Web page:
India’s Farmers Protests: those who feed us must no longer stay starved
by Meghana Hegdekar
Meghana Hegdekar is a British Indian Law Graduate with an additional Masters degree in Law, Business and Management from Stoke-on-Trent, currently working as a paralegal in one of the UK’s leading human rights and social justice law firms.
This is the national flag of India. The saffron symbolises strength, sacrifice and courage. The white symbolises peace, purity and truth. And the green symbolises fertility, growth, the auspiciousness of the earth beneath us. It is a powerful reminder that our soil is sacred. Agriculture is the lifeblood of our country and our roots, crops and farmers who lay down their lives for them, the foundations of our nation.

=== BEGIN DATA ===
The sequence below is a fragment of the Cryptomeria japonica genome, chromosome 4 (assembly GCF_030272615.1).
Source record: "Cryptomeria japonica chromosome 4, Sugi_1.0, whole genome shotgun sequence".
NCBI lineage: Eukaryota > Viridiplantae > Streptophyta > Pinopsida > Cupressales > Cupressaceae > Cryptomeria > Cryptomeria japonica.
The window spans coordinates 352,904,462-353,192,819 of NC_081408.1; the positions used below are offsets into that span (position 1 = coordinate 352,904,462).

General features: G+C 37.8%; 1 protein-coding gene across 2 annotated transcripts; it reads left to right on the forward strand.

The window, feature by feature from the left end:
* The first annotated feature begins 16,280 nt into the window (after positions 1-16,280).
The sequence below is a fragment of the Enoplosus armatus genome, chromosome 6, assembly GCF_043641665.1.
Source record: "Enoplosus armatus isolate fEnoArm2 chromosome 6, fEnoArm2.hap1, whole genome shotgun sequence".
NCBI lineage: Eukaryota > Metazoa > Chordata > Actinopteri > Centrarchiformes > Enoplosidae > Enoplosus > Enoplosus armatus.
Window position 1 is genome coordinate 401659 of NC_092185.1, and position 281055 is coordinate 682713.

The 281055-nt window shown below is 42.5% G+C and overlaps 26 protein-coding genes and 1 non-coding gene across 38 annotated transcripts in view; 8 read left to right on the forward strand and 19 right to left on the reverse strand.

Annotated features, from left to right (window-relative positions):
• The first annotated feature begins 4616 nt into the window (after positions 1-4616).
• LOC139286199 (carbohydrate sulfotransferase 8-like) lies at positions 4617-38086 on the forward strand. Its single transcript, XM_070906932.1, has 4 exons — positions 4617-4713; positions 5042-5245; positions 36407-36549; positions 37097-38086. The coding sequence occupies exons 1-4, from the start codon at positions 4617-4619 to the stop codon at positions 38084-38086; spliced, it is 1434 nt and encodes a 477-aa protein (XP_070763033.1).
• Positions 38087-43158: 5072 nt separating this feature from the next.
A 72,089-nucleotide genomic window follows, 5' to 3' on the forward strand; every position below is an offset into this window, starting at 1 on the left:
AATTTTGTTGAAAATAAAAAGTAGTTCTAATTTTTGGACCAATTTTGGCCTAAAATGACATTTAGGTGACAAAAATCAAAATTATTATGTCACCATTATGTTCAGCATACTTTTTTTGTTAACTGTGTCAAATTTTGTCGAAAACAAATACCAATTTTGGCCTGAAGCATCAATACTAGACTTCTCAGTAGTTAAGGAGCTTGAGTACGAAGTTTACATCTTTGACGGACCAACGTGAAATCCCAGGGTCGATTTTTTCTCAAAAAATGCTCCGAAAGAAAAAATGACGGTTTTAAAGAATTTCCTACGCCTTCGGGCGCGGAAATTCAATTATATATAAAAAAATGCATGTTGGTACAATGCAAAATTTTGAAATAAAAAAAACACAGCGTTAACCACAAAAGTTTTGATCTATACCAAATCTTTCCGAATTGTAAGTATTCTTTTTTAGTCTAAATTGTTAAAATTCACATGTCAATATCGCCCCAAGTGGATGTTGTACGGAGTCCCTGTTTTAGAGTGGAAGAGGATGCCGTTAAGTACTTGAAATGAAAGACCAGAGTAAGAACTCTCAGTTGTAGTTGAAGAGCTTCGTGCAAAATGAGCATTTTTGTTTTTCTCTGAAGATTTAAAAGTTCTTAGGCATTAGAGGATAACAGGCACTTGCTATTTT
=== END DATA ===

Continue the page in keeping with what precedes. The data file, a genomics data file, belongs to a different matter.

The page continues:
This flag represents the characteristics we most value and aim to embody as a country. It symbolises the hopes and aspirations of the people; a mark of national pride. But our response to the farmers protests will be remembered as a moment of national shame. When the voices of the countrymen and women our flag represents are silenced or, worse, met with violence, what does our flag symbolise?
For over 8 months, farmers have been protesting 3 laws, described as “death warrants”, that they fear, through deregulation, will accelerate corporate takeover, threaten decades-old concessions on minimum prices and leave them vulnerable to exploitation by private companies. The government, who can afford to experiment with industry modernisation, rushed these bills through Parliament, during a pandemic, without consultation with those whom it will affect.
These protests are bigger than the Women’s March, Climate Strikes, Extinction Rebellion and BLM protests combined. On 26 November 2020, a quarter of a billion people were out on the streets. But it has garnered little global attention. To not hear about the biggest protest in human history for over half a year showcases the magnitude of national and global censoring.